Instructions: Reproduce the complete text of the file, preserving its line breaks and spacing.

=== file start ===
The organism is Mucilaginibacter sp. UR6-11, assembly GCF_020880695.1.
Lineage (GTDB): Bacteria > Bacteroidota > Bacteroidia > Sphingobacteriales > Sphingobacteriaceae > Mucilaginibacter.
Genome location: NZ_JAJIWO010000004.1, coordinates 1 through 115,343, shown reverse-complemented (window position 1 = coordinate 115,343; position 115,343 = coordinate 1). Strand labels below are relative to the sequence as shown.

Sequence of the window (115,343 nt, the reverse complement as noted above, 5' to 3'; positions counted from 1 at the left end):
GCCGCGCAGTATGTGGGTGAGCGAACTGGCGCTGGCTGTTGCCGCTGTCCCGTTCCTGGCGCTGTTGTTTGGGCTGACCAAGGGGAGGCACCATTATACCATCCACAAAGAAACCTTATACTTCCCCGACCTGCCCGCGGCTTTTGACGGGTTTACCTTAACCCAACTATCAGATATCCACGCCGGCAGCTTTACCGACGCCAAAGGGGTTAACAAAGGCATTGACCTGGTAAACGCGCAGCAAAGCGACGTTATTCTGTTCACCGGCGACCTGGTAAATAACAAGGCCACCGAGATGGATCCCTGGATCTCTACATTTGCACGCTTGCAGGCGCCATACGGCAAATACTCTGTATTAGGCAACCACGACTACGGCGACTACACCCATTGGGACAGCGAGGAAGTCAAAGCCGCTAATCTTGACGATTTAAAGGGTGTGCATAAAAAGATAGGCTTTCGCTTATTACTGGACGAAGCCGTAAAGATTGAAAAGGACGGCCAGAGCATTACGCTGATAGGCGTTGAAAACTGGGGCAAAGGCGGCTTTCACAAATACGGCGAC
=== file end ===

The organism is Mucilaginibacter sp. UR6-11, assembly GCF_020880695.1.
Lineage (GTDB): Bacteria > Bacteroidota > Bacteroidia > Sphingobacteriales > Sphingobacteriaceae > Mucilaginibacter.
Genome location: NZ_JAJIWO010000004.1, coordinates 1 through 115,343, shown reverse-complemented (window position 1 = coordinate 115,343; position 115,343 = coordinate 1). Strand labels below are relative to the sequence as shown.

Sequence of the window (115,343 nt, the reverse complement as noted above, 5' to 3'; positions counted from 1 at the left end):
GCCGCGCAGTATGTGGGTGAGCGAACTGGCGCTGGCTGTTGCCGCTGTCCCGTTCCTGGCGCTGTTGTTTGGGCTGACCAAGGGGAGGCACCATTATACCATCCACAAAGAAACCTTATACTTCCCCGACCTGCCCGCGGCTTTTGACGGGTTTACCTTAACCCAACTATCAGATATCCACGCCGGCAGCTTTACCGACGCCAAAGGGGTTAACAAAGGCATTGACCTGGTAAACGCGCAGCAAAGCGACGTTATTCTGTTCACCGGCGACCTGGTAAATAACAAGGCCACCGAGATGGATCCCTGGATCTCTACATTTGCACGCTTGCAGGCGCCATACGGCAAATACTCTGTATTAGGCAACCACGACTACGGCGACTACACCCATTGGGACAGCGAGGAAGTCAAAGCCGCTAATCTTGACGATTTAAAGGGTGTGCATAAAAAGATAGGCTTTCGCTTATTACTGGACGAAGCCGTAAAGATTGAAAAGGACGGCCAGAGCATTACGCTGATAGGCGTTGAAAACTGGGGCAAAGGCGGCTTTCACAAATACGGCGAC